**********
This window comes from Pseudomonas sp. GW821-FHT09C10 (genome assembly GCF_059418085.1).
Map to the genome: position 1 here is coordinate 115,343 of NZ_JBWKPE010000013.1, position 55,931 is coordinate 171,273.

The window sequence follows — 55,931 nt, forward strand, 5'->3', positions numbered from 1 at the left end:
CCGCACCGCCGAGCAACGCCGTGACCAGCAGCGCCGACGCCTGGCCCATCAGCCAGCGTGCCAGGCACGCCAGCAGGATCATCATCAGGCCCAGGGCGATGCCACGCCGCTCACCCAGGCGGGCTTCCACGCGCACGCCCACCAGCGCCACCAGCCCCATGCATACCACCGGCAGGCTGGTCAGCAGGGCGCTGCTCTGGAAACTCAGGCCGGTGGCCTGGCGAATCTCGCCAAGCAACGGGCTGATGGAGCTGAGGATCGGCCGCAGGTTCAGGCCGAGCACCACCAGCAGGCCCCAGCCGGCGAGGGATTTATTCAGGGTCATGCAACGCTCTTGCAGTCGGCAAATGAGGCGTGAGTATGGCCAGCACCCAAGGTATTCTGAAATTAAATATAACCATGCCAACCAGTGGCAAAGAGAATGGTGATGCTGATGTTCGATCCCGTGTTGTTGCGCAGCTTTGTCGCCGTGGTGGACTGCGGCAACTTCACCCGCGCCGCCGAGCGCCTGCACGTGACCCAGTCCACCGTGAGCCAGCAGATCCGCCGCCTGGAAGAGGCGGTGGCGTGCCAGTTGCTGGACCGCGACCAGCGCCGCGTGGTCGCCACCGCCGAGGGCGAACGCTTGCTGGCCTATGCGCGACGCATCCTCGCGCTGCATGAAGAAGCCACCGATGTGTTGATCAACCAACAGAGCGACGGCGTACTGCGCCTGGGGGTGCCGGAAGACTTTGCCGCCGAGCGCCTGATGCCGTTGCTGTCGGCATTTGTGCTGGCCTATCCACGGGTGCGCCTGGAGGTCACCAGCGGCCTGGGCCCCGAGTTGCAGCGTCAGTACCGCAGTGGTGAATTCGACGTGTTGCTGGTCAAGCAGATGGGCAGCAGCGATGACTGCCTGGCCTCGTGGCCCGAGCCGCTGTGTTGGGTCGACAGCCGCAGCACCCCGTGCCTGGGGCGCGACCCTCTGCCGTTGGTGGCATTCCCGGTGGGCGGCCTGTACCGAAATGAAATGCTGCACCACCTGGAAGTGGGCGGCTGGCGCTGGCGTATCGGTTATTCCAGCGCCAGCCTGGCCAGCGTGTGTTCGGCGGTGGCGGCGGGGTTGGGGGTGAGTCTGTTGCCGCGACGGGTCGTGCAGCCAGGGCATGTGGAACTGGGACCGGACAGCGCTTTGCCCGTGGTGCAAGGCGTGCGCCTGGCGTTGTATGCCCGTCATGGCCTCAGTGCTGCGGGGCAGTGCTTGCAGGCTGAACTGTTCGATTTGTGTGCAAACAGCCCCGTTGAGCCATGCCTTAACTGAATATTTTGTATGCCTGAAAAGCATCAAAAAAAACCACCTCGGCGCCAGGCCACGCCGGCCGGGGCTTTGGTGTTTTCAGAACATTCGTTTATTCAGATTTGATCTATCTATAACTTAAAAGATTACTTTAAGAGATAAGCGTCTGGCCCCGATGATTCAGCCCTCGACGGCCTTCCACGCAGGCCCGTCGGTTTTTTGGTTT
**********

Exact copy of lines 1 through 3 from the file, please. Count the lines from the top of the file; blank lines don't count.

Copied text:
This window comes from Pseudomonas sp. GW821-FHT09C10 (genome assembly GCF_059418085.1).
Map to the genome: position 1 here is coordinate 115,343 of NZ_JBWKPE010000013.1, position 55,931 is coordinate 171,273.

The window sequence follows — 55,931 nt, forward strand, 5'->3', positions numbered from 1 at the left end: